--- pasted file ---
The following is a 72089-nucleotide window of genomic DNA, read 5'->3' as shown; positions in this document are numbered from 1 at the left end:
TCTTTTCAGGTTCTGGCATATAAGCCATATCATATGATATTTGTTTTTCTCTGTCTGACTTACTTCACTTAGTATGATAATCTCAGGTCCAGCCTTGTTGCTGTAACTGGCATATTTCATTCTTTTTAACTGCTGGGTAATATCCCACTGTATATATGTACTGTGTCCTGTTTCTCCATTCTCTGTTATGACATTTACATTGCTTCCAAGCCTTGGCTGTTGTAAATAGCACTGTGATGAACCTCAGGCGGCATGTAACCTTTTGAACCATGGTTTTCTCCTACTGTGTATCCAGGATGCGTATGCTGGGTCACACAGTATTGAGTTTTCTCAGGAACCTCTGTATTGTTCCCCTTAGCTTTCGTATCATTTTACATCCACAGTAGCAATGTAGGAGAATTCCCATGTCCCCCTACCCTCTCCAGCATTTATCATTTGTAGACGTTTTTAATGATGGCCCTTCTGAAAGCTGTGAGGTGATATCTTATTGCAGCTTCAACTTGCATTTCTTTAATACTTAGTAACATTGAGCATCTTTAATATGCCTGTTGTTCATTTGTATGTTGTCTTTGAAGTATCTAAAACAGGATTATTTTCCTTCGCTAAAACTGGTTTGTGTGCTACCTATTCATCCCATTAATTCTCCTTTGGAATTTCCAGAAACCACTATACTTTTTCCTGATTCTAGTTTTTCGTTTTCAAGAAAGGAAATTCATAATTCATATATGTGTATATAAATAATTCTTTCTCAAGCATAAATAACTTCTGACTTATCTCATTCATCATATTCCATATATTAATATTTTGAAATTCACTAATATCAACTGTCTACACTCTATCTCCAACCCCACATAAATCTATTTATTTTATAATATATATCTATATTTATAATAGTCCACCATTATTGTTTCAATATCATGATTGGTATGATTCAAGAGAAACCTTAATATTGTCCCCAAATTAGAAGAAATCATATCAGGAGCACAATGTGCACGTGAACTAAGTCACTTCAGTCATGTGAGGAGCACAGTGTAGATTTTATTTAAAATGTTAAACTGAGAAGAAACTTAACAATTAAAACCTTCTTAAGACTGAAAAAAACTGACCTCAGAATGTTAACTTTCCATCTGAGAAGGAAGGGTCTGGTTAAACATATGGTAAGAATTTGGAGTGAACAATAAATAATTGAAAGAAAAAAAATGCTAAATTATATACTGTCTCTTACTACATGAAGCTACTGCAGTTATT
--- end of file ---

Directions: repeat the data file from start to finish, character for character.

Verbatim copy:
The following is a 72089-nucleotide window of genomic DNA, read 5'->3' as shown; positions in this document are numbered from 1 at the left end:
TCTTTTCAGGTTCTGGCATATAAGCCATATCATATGATATTTGTTTTTCTCTGTCTGACTTACTTCACTTAGTATGATAATCTCAGGTCCAGCCTTGTTGCTGTAACTGGCATATTTCATTCTTTTTAACTGCTGGGTAATATCCCACTGTATATATGTACTGTGTCCTGTTTCTCCATTCTCTGTTATGACATTTACATTGCTTCCAAGCCTTGGCTGTTGTAAATAGCACTGTGATGAACCTCAGGCGGCATGTAACCTTTTGAACCATGGTTTTCTCCTACTGTGTATCCAGGATGCGTATGCTGGGTCACACAGTATTGAGTTTTCTCAGGAACCTCTGTATTGTTCCCCTTAGCTTTCGTATCATTTTACATCCACAGTAGCAATGTAGGAGAATTCCCATGTCCCCCTACCCTCTCCAGCATTTATCATTTGTAGACGTTTTTAATGATGGCCCTTCTGAAAGCTGTGAGGTGATATCTTATTGCAGCTTCAACTTGCATTTCTTTAATACTTAGTAACATTGAGCATCTTTAATATGCCTGTTGTTCATTTGTATGTTGTCTTTGAAGTATCTAAAACAGGATTATTTTCCTTCGCTAAAACTGGTTTGTGTGCTACCTATTCATCCCATTAATTCTCCTTTGGAATTTCCAGAAACCACTATACTTTTTCCTGATTCTAGTTTTTCGTTTTCAAGAAAGGAAATTCATAATTCATATATGTGTATATAAATAATTCTTTCTCAAGCATAAATAACTTCTGACTTATCTCATTCATCATATTCCATATATTAATATTTTGAAATTCACTAATATCAACTGTCTACACTCTATCTCCAACCCCACATAAATCTATTTATTTTATAATATATATCTATATTTATAATAGTCCACCATTATTGTTTCAATATCATGATTGGTATGATTCAAGAGAAACCTTAATATTGTCCCCAAATTAGAAGAAATCATATCAGGAGCACAATGTGCACGTGAACTAAGTCACTTCAGTCATGTGAGGAGCACAGTGTAGATTTTATTTAAAATGTTAAACTGAGAAGAAACTTAACAATTAAAACCTTCTTAAGACTGAAAAAAACTGACCTCAGAATGTTAACTTTCCATCTGAGAAGGAAGGGTCTGGTTAAACATATGGTAAGAATTTGGAGTGAACAATAAATAATTGAAAGAAAAAAAATGCTAAATTATATACTGTCTCTTACTACATGAAGCTACTGCAGTTATT